Using a self driving car service will cost so little that owning a car will become a thing of the past. Not only that, but it will provide the average American with thousands of extra dollars of disposable income annually.


As of 2015, the average person in the U.S. had expenditures of $55,978. Transportation accounted for $9,503, or 17% of those expenditures according to the U.S. Department of Labor.1 To give you a point of comparison, the largest expense, shelter, was $10,742. We spend almost as much on transportation as we do on anything else in our lives. Self driving cars are about to change all of that because they eliminate or drastically reduce the biggest costs associated with cars.

To understand the full impact, we have to look at the cost of car ownership and work our way backwards.

AAA Estimates Driving Costs

AAA provides a breakdown on the average vehicle transportation budget in their cost of driving analysis. Their numbers differ slightly from the Department of Labor, but are still in the same ball park. AAA states the average cost of new car ownership is $7,581 or $8,698 depending on if you drive 10,000 or 15,000 miles respectively. The average number of miles traveled in 2015 was 13,476.

Here is a list of expenses that AAA included.

  • gas
  • insurance
  • finance charges
  • maintenance
  • tires
  • depreciation
  • taxes
  • license and registration

All of these costs will be lower (except for license and registration) for companies that offer rides from self driving cars. Self driving fleets accumulate savings in a variety of ways from safer driving habits to wholesale pricing. Each category is a little different. Let’s take a look.


Oil-based energy is the most expensive fuel in the world. The average cost per mile for gasoline in the U.S. is 11.21 cents, while the average wholesale cost per mile for electricity generated by solar is 1.6 cents. Self driving cars will be electric, and they will be run off of solar for the same reason nearly all taxis are Priuses. It just costs less.



We are terrible drivers. It would be almost comical if it weren’t so dangerous. According to an Allstate driving survey:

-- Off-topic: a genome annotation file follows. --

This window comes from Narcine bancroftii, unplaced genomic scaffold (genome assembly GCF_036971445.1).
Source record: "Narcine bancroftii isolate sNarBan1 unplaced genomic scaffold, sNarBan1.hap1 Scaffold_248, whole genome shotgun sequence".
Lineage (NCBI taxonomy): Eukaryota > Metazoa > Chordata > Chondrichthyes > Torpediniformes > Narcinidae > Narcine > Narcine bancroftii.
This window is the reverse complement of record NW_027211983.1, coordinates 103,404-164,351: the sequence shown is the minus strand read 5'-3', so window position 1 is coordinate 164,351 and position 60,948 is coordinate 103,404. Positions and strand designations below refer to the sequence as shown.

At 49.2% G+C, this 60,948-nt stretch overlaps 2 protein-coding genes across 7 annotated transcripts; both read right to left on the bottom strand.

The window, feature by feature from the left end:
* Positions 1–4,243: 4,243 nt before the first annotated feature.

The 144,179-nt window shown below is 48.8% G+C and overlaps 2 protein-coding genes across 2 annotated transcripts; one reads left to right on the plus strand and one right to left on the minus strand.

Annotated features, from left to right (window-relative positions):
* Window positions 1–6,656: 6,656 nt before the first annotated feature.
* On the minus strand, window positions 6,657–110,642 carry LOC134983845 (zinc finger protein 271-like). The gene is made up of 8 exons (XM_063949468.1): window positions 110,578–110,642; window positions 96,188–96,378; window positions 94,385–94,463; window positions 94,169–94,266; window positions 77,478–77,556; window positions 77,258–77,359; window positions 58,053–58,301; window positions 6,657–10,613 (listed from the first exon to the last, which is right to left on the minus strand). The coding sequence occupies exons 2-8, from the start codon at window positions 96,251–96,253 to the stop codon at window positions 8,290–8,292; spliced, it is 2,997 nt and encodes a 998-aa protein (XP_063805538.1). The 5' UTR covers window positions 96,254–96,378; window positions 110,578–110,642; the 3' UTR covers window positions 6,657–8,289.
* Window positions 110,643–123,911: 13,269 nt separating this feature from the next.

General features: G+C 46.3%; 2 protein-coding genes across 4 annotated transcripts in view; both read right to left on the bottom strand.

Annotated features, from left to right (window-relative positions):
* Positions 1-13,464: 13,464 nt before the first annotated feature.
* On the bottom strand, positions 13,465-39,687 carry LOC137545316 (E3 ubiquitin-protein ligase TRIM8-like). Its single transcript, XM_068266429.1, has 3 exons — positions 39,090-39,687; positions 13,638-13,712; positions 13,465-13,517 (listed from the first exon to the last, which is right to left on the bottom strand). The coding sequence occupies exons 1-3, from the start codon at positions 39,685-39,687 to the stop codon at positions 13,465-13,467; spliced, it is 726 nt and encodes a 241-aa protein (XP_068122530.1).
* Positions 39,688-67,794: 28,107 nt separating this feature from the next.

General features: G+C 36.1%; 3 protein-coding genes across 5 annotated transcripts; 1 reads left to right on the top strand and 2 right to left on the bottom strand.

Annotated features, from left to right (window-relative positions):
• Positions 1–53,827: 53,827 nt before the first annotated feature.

• “Fifty-six percent of American drivers say they have been involved in an accident, but only 28 percent of them say the accident was their own fault.”…we are dangerous and delusional.
  • “(64 percent) of American drivers rate themselves as ‘excellent’ or ‘very good’ drivers.” …the majority of us assume we are far above average.
  • “Those 18-29 years of age are the most likely to text while driving (63 percent) with drivers ages 30-44 not far behind (58 percent)”…if we weren’t bad drivers already, we make sure to add a layer of difficulty.

Tesla has stated that it thinks the government will permit fully autonomous cars when self driving software is 10 times safer than a human driver. Combining that with the fact that large commercial fleets can self-insure in most states, insurance expenses for self driving fleet vehicles will be the equivalent of a rounding error.

If self driving cars really are ten times safer than human drivers, insurance costs will decrease by 90%. If vehicle fleets self-insure, costs will be even less.

Finance Charges:

As noted in the taxes and depreciation section, a self driving car could reach its lifetime mileage in 3 years. The average car loan length is between 5 and 6 years and heading higher. A self driving car company will have bought a car, paid off the vehicle, and made a handy profit before an individual owner is even half way through their payments.

An individual’s average for total loan interest payments would be $4,478. 2

A self driving car service would only pay $1,048.3

Financing for a privately owned car will be 4 times higher than a self driving vehicle owned by a fleet.


We don’t maintain our cars as per recommendations. You may be the exception to the rule if you keep a detailed spreadsheet on your mileage, and your visits to the service center correspond to your car’s ownership manual. If you are like the rest of us, you probably don’t even have a record of your car’s mileage when you last changed you oil.